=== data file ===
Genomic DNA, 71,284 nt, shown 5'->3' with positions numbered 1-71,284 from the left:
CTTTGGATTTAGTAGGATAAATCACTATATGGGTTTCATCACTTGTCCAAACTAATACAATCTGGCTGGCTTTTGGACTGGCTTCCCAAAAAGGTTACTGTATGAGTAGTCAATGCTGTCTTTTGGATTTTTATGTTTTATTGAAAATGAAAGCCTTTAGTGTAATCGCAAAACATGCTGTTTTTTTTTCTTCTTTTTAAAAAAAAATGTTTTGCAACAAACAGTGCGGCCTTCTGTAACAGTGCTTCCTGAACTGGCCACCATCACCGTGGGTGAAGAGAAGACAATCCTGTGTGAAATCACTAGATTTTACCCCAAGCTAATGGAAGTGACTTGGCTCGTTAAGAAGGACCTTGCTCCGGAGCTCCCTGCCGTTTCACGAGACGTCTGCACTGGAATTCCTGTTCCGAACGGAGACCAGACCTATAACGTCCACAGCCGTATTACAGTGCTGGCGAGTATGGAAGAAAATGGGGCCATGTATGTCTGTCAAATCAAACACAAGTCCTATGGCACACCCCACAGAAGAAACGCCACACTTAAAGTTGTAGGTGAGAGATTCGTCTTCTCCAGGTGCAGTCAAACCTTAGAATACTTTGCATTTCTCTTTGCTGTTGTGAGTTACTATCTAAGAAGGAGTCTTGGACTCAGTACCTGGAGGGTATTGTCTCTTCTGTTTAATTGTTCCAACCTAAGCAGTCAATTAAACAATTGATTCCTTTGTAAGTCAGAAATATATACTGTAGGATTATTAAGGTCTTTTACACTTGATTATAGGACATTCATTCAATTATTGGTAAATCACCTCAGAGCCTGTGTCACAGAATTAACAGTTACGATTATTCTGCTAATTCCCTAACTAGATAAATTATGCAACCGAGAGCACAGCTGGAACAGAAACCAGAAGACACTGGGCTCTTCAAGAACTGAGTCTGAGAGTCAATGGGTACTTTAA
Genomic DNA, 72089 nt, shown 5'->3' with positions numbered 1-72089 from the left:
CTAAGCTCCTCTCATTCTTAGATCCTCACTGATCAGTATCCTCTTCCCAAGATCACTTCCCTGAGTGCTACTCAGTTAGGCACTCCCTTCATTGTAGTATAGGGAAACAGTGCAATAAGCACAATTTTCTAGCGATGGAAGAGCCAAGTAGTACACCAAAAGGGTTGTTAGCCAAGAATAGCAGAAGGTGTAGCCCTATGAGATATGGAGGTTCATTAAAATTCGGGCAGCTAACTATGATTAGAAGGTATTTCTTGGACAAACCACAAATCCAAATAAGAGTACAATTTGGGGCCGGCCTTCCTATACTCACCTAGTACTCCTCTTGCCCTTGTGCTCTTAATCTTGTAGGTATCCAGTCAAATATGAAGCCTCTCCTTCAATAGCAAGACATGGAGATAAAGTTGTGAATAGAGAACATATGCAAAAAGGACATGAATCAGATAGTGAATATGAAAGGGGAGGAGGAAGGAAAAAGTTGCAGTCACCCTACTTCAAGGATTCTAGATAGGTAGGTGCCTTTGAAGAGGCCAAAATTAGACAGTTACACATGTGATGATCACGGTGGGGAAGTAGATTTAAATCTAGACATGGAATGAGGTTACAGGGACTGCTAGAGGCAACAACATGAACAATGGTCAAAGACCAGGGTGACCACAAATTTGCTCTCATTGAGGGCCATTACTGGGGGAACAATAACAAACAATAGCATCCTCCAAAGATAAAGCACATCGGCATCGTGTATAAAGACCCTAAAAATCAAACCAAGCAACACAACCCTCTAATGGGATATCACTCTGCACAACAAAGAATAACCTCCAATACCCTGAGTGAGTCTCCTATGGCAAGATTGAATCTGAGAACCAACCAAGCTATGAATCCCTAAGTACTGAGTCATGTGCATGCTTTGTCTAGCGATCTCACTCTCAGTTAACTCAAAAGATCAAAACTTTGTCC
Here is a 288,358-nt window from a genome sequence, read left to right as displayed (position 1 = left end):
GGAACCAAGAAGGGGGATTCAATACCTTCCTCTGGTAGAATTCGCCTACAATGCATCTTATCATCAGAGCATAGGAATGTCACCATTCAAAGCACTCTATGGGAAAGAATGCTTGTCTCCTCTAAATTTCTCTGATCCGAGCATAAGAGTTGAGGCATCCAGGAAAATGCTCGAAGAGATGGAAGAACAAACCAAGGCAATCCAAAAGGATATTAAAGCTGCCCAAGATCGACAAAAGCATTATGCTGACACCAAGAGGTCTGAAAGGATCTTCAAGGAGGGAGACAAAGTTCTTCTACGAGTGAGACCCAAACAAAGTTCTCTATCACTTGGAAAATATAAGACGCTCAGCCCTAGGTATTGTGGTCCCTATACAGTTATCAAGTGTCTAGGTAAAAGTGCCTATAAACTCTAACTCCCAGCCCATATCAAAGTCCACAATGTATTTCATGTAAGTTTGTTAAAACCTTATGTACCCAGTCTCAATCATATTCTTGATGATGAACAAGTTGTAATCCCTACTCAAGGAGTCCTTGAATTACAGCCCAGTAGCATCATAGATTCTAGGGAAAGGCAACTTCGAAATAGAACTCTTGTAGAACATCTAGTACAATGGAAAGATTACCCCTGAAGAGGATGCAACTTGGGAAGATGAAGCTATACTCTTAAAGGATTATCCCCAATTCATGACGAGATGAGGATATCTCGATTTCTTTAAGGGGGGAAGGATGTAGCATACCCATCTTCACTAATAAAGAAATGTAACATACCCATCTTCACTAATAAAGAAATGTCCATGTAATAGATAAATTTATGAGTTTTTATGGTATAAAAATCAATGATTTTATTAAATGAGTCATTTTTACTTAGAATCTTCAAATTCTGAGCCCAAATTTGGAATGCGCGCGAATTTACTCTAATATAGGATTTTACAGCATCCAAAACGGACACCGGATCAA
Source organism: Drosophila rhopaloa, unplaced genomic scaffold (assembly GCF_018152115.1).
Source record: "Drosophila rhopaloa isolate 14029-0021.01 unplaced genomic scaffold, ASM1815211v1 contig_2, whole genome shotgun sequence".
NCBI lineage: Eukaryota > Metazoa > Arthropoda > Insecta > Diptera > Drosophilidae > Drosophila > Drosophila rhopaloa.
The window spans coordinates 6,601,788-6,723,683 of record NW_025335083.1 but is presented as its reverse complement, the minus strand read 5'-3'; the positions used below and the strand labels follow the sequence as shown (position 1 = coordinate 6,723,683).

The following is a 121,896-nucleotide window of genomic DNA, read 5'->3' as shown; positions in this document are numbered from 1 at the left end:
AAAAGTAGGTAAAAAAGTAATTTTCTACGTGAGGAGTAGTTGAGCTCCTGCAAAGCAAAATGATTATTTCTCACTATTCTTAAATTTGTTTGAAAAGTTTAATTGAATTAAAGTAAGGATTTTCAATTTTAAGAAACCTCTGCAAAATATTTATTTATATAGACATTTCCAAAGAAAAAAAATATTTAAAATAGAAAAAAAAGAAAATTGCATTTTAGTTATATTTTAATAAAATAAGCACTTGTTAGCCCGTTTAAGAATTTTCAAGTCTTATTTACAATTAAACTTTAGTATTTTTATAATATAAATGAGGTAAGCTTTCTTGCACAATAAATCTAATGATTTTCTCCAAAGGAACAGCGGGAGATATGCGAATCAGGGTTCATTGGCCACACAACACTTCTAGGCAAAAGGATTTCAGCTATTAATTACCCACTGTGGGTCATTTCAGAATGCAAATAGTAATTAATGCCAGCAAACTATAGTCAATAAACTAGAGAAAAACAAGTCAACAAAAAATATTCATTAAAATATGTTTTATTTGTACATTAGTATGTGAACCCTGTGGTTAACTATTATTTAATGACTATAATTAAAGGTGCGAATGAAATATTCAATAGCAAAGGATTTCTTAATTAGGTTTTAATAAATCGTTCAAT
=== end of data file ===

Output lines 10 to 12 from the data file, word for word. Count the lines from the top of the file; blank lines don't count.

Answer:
The window spans coordinates 6,601,788-6,723,683 of record NW_025335083.1 but is presented as its reverse complement, the minus strand read 5'-3'; the positions used below and the strand labels follow the sequence as shown (position 1 = coordinate 6,723,683).

The following is a 121,896-nucleotide window of genomic DNA, read 5'->3' as shown; positions in this document are numbered from 1 at the left end:
AAAAGTAGGTAAAAAAGTAATTTTCTACGTGAGGAGTAGTTGAGCTCCTGCAAAGCAAAATGATTATTTCTCACTATTCTTAAATTTGTTTGAAAAGTTTAATTGAATTAAAGTAAGGATTTTCAATTTTAAGAAACCTCTGCAAAATATTTATTTATATAGACATTTCCAAAGAAAAAAAATATTTAAAATAGAAAAAAAAGAAAATTGCATTTTAGTTATATTTTAATAAAATAAGCACTTGTTAGCCCGTTTAAGAATTTTCAAGTCTTATTTACAATTAAACTTTAGTATTTTTATAATATAAATGAGGTAAGCTTTCTTGCACAATAAATCTAATGATTTTCTCCAAAGGAACAGCGGGAGATATGCGAATCAGGGTTCATTGGCCACACAACACTTCTAGGCAAAAGGATTTCAGCTATTAATTACCCACTGTGGGTCATTTCAGAATGCAAATAGTAATTAATGCCAGCAAACTATAGTCAATAAACTAGAGAAAAACAAGTCAACAAAAAATATTCATTAAAATATGTTTTATTTGTACATTAGTATGTGAACCCTGTGGTTAACTATTATTTAATGACTATAATTAAAGGTGCGAATGAAATATTCAATAGCAAAGGATTTCTTAATTAGGTTTTAATAAATCGTTCAAT